Turkish simit is a very popular bread in Turkey. Most people eat it for breakfast or as a snack at various times throughout the day.
The process in which this delicious bread is made is very similar to that of the common bagel. It is made with a simple dough of flour, salt, yeast, and water. The dough is made purposely firm to make it easy to handle. This bread (like the bagel) is handled quite a lot during the production process and therefore needs to be firm.
The process I will outline:-
The dough is mixed and then left to bulk proof for a time. Then it is sliced into thin strips with a large knife and rolled out to approximately one meter in length. This long piece of dough is then folded in half, twisted, and then made in to a ring. The ring is then dipped in PEKMEK. (Pekmek is grape juice that has been boiled and reduced to a caramel like solution and then mixed with water to make a dipping solution). Once dipped in this PEKMEK solution the rings are then coated with sesame seeds and baked in a 220 degree oven for about 20 minutes.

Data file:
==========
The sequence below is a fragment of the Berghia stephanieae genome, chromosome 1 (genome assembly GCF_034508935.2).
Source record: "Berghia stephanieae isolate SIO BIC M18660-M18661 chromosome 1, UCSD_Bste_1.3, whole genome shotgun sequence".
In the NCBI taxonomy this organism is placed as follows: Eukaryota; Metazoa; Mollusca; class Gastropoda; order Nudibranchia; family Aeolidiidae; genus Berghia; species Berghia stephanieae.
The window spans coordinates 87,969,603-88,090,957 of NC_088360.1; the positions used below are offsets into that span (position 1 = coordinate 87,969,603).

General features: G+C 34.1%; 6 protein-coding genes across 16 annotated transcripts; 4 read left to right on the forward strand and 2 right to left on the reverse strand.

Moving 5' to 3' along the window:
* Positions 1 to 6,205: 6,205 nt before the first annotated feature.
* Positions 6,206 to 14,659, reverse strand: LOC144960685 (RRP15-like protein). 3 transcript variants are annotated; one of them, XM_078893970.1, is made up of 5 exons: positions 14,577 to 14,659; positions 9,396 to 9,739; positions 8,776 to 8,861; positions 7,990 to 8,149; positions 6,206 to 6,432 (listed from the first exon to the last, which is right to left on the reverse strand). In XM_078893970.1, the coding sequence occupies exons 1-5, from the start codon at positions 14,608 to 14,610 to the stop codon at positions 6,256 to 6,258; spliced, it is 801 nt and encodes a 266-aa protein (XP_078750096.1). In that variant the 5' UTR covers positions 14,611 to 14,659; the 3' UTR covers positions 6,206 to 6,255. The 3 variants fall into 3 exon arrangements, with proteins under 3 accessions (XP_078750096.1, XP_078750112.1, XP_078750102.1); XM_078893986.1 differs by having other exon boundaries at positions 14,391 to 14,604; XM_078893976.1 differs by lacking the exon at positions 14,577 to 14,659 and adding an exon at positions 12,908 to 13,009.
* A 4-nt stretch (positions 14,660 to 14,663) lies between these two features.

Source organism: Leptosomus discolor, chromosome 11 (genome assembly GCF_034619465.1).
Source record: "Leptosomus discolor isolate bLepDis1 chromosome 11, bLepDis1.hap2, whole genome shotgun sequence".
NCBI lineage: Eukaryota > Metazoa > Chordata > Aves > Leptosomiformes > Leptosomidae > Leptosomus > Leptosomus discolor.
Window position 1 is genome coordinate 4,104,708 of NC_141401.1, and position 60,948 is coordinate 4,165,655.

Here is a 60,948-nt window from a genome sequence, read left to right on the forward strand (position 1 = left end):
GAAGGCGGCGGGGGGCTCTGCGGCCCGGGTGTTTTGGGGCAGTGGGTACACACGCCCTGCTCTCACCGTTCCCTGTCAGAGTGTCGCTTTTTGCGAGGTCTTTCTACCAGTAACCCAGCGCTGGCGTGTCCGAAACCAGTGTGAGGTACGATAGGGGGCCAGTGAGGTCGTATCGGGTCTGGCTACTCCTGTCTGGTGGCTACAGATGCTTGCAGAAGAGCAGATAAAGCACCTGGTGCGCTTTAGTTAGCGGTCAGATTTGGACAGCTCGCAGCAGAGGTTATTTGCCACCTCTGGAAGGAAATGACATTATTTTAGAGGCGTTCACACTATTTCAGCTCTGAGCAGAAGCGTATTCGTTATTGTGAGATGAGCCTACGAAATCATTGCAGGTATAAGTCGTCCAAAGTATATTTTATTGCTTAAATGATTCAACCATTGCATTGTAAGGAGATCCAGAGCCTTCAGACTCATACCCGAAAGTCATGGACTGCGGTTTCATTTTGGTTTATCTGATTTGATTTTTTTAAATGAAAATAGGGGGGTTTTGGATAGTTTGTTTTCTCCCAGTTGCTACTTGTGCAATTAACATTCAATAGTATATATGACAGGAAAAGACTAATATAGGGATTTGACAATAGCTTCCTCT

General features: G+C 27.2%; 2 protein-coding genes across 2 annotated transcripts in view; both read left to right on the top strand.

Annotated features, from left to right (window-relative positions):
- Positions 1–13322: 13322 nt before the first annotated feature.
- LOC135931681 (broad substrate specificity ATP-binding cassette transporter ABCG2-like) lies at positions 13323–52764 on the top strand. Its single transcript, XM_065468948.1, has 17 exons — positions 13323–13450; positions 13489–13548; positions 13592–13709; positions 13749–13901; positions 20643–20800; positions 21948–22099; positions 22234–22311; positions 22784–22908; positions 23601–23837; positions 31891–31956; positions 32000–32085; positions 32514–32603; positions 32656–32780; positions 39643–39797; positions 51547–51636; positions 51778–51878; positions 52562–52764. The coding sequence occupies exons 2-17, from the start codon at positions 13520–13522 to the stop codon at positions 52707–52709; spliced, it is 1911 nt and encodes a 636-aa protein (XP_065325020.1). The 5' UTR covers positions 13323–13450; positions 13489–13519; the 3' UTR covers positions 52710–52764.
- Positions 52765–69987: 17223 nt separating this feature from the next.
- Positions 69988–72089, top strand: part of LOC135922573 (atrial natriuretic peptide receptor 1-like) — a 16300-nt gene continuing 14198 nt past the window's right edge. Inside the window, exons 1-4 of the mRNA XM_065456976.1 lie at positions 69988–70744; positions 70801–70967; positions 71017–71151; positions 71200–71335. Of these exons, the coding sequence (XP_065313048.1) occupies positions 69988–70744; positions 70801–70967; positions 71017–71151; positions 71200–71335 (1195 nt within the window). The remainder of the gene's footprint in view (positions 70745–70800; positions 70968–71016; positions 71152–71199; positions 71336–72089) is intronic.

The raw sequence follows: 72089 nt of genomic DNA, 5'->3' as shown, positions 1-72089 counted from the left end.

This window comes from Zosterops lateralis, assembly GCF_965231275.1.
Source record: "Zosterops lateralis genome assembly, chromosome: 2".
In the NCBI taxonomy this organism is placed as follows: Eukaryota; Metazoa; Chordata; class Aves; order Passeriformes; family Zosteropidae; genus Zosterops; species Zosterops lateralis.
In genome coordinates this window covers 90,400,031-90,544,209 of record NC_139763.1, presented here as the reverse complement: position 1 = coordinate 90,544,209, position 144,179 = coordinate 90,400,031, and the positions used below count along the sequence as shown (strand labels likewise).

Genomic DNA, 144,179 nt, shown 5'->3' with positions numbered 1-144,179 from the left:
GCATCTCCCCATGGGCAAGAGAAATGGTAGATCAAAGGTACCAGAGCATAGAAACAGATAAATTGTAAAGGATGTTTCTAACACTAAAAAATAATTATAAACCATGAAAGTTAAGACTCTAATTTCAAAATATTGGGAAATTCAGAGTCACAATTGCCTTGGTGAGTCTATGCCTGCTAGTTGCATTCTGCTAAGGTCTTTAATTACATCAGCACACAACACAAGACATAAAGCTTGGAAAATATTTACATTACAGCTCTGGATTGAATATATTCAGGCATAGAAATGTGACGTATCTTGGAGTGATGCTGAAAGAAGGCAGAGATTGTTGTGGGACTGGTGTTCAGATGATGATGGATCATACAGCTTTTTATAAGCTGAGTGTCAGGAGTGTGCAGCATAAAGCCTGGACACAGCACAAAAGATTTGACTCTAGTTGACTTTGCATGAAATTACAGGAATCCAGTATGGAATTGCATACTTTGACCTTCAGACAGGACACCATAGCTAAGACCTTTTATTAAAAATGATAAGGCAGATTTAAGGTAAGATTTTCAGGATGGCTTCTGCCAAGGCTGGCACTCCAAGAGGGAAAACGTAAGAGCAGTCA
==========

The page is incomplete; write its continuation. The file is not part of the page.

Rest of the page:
They are absolutely delicious to eat and extremely addictive. I first ate SIMIT in Coburg, Victoria, Australia and fell in love with it almost instantly. Now that I live in Japan, I am forced to make it myself. Thus it has become one of the many breads that I teach my Japanese students to make at the Komugi Craft bread baking lessons. Why not come along and learn to make this wonderful treat?